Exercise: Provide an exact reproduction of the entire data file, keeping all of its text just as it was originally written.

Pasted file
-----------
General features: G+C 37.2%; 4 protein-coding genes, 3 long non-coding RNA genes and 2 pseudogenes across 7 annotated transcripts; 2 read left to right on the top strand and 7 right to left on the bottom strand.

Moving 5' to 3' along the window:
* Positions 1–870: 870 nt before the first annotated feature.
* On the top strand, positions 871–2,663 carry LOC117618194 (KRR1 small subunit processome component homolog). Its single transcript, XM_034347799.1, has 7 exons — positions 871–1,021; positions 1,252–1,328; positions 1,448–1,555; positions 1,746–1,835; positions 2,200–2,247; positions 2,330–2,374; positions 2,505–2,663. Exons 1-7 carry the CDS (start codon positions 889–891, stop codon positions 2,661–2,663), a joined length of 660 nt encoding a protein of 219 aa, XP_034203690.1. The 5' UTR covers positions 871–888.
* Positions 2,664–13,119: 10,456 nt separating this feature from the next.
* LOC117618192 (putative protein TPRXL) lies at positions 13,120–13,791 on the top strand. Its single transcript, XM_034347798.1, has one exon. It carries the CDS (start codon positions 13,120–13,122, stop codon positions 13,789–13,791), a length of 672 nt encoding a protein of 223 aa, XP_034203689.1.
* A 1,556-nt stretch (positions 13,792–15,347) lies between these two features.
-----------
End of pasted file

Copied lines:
General features: G+C 37.2%; 4 protein-coding genes, 3 long non-coding RNA genes and 2 pseudogenes across 7 annotated transcripts; 2 read left to right on the top strand and 7 right to left on the bottom strand.

Moving 5' to 3' along the window:
* Positions 1–870: 870 nt before the first annotated feature.
* On the top strand, positions 871–2,663 carry LOC117618194 (KRR1 small subunit processome component homolog). Its single transcript, XM_034347799.1, has 7 exons — positions 871–1,021; positions 1,252–1,328; positions 1,448–1,555; positions 1,746–1,835; positions 2,200–2,247; positions 2,330–2,374; positions 2,505–2,663. Exons 1-7 carry the CDS (start codon positions 889–891, stop codon positions 2,661–2,663), a joined length of 660 nt encoding a protein of 219 aa, XP_034203690.1. The 5' UTR covers positions 871–888.
* Positions 2,664–13,119: 10,456 nt separating this feature from the next.
* LOC117618192 (putative protein TPRXL) lies at positions 13,120–13,791 on the top strand. Its single transcript, XM_034347798.1, has one exon. It carries the CDS (start codon positions 13,120–13,122, stop codon positions 13,789–13,791), a length of 672 nt encoding a protein of 223 aa, XP_034203689.1.
* A 1,556-nt stretch (positions 13,792–15,347) lies between these two features.